Form of 2017 and SPS Sparks Join Together in a Day of Service
SPS Sparks Recap Video
Tenley Rooney | Students toiled on the banks of Library Pond in the rain, swinging pickaxes and using their hands to uproot thick brush from the shoreline. Their mission: To rid the shoreline of invasive species. It was one of many tasks undertaken by the Form of 2017, as members worked alongside faculty and alumni for the School’s first Sixth Form Day of Service with SPS Sparks on May 31.
“I think that is a good message to send out there that our students are engaged in service, that they are committed to making a difference in the world,” said Kathy Taylor, director of community outreach.
Community outreach is a required element of the St. Paul’s School experience. Each student must complete 40 hours of service before graduating but, as Taylor notes, they often go beyond. As a form, the minimum community outreach hours needed for graduation is 5,300 hours, but the Form of 2017 tallied 12,190.25 hours. Such selfless commitment is a common thread at SPS. Steve Crandall ’70, co-founder of SPS Sparks, has been rallying alumni since 2013 to join in a day of service to rekindle the friendships and lessons learned at SPS.
“It’s something that resonates from our years at St. Paul’s,” explained Crandall. “It was part of the basic foundation and principles we were educated under – service to others.”
By joining with the members of the Sixth Form and faculty, SPS Sparks widened its reach from a single project to 15 different tasks, both at the School and at the nearby NH Audubon Society. Projects included replacing wooden walkways and observation platforms by Turkey Pond to caring for saplings of endangered American Chestnut trees to cleaning up trails and creating nesting habitats for birds.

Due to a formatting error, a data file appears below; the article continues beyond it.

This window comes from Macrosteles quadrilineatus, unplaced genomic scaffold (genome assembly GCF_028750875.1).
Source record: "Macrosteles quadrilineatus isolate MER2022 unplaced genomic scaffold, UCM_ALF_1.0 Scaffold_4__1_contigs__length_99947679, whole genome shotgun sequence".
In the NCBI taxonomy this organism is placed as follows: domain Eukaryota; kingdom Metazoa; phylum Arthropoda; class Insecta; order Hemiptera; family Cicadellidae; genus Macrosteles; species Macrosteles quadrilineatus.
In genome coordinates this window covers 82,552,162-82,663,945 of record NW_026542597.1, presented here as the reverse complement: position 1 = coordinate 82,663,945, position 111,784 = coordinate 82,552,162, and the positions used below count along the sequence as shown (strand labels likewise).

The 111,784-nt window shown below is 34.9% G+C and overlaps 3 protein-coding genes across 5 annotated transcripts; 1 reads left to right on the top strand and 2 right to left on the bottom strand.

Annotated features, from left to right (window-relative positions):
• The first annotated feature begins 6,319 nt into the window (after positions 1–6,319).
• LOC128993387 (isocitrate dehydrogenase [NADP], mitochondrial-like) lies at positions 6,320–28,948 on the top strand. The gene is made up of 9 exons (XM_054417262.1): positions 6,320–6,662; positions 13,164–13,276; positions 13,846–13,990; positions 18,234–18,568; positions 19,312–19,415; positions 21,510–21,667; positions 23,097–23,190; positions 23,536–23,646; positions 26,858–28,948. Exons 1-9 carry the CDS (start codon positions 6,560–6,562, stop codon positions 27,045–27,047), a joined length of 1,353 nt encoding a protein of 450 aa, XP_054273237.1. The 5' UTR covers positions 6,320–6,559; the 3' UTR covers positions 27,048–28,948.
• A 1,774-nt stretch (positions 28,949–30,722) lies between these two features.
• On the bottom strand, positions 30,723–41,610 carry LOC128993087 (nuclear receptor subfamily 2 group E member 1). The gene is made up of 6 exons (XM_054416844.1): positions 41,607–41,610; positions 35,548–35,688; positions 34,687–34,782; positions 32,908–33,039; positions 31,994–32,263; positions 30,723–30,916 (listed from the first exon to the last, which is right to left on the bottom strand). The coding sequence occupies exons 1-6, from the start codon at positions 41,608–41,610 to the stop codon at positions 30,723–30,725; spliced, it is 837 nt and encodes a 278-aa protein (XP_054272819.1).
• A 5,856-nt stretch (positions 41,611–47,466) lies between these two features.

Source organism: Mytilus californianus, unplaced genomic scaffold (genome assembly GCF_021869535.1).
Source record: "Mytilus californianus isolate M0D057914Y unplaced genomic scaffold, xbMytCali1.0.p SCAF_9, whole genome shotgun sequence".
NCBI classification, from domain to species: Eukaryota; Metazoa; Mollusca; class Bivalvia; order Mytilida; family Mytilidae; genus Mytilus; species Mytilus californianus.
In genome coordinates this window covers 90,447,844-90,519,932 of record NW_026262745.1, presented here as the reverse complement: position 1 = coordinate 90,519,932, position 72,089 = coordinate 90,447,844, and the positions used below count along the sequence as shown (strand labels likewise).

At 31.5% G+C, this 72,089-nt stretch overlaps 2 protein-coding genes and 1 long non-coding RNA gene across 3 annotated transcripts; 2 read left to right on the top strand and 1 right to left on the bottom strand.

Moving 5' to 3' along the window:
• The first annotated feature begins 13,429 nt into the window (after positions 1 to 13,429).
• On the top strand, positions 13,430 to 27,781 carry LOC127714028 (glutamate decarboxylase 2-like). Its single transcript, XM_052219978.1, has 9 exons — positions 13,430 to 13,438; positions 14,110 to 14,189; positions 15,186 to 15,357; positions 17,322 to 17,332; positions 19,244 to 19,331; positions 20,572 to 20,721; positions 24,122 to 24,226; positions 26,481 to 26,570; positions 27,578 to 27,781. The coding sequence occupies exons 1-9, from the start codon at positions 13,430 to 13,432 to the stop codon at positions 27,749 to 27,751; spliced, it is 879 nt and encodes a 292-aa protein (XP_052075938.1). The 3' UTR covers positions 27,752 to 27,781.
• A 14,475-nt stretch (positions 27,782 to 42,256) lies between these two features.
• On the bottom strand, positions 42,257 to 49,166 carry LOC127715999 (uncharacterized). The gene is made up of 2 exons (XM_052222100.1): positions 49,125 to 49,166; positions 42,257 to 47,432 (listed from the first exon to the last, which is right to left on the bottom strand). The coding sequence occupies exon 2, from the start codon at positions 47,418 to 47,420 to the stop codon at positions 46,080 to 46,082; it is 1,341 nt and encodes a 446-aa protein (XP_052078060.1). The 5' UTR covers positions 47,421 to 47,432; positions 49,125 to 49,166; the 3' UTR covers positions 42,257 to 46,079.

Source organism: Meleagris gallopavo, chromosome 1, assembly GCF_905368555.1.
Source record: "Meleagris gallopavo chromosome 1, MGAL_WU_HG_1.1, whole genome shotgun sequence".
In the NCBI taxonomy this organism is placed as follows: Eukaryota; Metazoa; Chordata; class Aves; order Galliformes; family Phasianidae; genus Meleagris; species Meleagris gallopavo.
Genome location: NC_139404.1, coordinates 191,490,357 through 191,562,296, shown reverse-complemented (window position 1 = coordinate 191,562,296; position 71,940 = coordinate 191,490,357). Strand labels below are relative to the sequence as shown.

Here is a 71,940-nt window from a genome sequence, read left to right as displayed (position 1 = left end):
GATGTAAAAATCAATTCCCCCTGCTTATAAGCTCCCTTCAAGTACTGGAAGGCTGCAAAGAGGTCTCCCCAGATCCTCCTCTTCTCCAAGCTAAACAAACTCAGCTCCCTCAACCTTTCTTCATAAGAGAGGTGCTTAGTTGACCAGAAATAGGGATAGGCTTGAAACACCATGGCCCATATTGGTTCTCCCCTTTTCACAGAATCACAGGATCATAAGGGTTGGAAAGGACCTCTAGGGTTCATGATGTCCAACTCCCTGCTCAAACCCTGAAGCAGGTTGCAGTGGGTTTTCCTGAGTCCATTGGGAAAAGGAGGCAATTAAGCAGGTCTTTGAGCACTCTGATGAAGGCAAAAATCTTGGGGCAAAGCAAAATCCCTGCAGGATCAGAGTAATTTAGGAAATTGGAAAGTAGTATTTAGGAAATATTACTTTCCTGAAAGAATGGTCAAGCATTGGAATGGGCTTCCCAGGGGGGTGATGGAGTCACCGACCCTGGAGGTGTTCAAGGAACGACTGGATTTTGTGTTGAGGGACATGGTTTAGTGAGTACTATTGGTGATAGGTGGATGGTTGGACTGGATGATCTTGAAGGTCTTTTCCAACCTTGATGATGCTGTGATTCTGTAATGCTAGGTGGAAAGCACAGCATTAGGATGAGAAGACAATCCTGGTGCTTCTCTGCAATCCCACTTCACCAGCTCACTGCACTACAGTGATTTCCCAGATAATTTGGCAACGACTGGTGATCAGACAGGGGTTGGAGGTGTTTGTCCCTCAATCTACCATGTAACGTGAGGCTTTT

“What they are planting today is going to take decades to come to fruition, and that’s the legacy they will be leaving,” said School Environmental Steward Nick Babladelis, who helped pinpoint projects for the day. “The partnership with alumni is an incredible opportunity to connect and a meaningful way to cap off their time here.”
Tsemone Ogembi ’17 and her group planted pollinating shrubs at the NH Audubon Society. “It’s the most connected I’ve felt with my form,” she said. Recently elected Alumni Association President Liz Robbins ’79, P’17 ripped up roots with the group at Library Pond, while SPS Sparks members Steve Moorhead ’70, Don Lippincott ’70, and Chip Gowen ’70, poured their efforts into the adjacent acreage shared between SPS and NH Audubon. “We grew up in a generation where getting involved in volunteering and social
action was important,” said Lippincott. “This has been a great opportunity for us to get back into it and carry it forward.”